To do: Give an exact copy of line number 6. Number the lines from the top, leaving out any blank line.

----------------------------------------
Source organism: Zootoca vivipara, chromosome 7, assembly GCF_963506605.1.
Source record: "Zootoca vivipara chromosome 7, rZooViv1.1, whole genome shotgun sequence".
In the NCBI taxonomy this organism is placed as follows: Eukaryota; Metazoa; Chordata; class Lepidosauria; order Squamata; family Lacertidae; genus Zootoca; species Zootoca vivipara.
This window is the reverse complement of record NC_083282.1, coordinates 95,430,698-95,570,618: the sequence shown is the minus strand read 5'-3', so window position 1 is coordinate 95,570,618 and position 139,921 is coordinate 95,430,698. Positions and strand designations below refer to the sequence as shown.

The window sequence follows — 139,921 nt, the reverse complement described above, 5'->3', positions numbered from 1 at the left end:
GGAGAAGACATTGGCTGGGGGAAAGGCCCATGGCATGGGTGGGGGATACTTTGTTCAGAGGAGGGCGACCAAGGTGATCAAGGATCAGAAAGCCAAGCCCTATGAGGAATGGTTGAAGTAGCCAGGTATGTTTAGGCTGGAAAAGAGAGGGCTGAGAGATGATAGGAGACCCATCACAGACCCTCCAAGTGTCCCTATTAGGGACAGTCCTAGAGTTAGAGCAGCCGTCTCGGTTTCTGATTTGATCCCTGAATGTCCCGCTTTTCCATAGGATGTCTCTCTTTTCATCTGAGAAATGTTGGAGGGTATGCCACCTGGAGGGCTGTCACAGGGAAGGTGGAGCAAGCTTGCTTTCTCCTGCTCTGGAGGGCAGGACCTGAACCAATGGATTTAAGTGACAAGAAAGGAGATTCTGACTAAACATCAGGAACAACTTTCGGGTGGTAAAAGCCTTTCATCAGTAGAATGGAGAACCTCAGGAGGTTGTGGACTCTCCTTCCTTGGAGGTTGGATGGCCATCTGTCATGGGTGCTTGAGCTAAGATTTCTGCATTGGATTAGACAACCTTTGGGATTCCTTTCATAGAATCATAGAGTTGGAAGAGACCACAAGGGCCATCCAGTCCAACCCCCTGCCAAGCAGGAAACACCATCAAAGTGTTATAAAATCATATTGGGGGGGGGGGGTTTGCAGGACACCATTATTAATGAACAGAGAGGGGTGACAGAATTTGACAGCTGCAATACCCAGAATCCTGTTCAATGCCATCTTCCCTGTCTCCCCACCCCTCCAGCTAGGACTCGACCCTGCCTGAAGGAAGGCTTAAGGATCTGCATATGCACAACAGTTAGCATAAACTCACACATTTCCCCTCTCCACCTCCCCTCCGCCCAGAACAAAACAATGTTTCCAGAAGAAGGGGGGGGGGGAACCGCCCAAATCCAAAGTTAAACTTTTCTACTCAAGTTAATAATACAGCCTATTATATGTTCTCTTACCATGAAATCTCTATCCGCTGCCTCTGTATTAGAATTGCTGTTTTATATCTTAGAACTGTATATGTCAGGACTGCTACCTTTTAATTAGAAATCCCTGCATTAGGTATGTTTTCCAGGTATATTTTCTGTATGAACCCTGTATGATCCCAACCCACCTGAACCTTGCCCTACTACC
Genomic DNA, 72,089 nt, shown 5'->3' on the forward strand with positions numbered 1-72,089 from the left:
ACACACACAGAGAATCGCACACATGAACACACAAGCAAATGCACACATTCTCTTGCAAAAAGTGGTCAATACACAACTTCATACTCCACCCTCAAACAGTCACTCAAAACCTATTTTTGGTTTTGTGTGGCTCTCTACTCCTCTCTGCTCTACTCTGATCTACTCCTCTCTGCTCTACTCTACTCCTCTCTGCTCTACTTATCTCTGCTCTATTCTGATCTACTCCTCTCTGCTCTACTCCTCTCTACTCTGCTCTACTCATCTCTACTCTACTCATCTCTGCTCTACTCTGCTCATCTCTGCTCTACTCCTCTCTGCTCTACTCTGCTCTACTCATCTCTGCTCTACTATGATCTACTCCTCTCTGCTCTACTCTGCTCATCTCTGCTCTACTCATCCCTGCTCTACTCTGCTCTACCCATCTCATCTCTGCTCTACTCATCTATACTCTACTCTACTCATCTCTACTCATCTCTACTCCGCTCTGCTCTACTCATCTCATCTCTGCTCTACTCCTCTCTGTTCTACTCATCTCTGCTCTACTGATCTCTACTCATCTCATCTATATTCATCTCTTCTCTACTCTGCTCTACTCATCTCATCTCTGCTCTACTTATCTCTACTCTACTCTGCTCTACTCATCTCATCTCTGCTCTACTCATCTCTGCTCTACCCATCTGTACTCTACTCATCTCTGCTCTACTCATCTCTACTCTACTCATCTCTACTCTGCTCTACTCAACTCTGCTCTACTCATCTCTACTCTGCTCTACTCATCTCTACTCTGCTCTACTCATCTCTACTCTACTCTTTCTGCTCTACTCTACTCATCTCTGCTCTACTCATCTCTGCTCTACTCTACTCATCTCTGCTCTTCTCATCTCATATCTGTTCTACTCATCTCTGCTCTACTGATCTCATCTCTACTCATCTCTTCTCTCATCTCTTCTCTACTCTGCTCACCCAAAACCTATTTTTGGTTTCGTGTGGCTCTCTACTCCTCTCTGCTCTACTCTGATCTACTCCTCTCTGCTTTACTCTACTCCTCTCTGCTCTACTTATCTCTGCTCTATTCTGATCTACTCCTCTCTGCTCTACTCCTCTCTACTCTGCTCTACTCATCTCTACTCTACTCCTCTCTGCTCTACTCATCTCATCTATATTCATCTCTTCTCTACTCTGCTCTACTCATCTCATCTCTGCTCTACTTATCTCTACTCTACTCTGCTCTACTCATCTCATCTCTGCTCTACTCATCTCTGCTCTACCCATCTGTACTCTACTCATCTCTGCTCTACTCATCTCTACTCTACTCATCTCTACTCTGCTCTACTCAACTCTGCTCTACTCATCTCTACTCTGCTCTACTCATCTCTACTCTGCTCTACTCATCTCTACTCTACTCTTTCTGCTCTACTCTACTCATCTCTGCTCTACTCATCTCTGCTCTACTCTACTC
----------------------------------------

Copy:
GGAGAAGACATTGGCTGGGGGAAAGGCCCATGGCATGGGTGGGGGATACTTTGTTCAGAGGAGGGCGACCAAGGTGATCAAGGATCAGAAAGCCAAGCCCTATGAGGAATGGTTGAAGTAGCCAGGTATGTTTAGGCTGGAAAAGAGAGGGCTGAGAGATGATAGGAGACCCATCACAGACCCTCCAAGTGTCCCTATTAGGGACAGTCCTAGAGTTAGAGCAGCCGTCTCGGTTTCTGATTTGATCCCTGAATGTCCCGCTTTTCCATAGGATGTCTCTCTTTTCATCTGAGAAATGTTGGAGGGTATGCCACCTGGAGGGCTGTCACAGGGAAGGTGGAGCAAGCTTGCTTTCTCCTGCTCTGGAGGGCAGGACCTGAACCAATGGATTTAAGTGACAAGAAAGGAGATTCTGACTAAACATCAGGAACAACTTTCGGGTGGTAAAAGCCTTTCATCAGTAGAATGGAGAACCTCAGGAGGTTGTGGACTCTCCTTCCTTGGAGGTTGGATGGCCATCTGTCATGGGTGCTTGAGCTAAGATTTCTGCATTGGATTAGACAACCTTTGGGATTCCTTTCATAGAATCATAGAGTTGGAAGAGACCACAAGGGCCATCCAGTCCAACCCCCTGCCAAGCAGGAAACACCATCAAAGTGTTATAAAATCATATTGGGGGGGGGGGGTTTGCAGGACACCATTATTAATGAACAGAGAGGGGTGACAGAATTTGACAGCTGCAATACCCAGAATCCTGTTCAATGCCATCTTCCCTGTCTCCCCACCCCTCCAGCTAGGACTCGACCCTGCCTGAAGGAAGGCTTAAGGATCTGCATATGCACAACAGTTAGCATAAACTCACACATTTCCCCTCTCCACCTCCCCTCCGCCCAGAACAAAACAATGTTTCCAGAAGAAGGGGGGGGGGGAACCGCCCAAATCCAAAGTTAAACTTTTCTACTCAAGTTAATAATACAGCCTATTATATGTTCTCTTACCATGAAATCTCTATCCGCTGCCTCTGTATTAGAATTGCTGTTTTATATCTTAGAACTGTATATGTCAGGACTGCTACCTTTTAATTAGAAATCCCTGCATTAGGTATGTTTTCCAGGTATATTTTCTGTATGAACCCTGTATGATCCCAACCCACCTGAACCTTGCCCTACTACC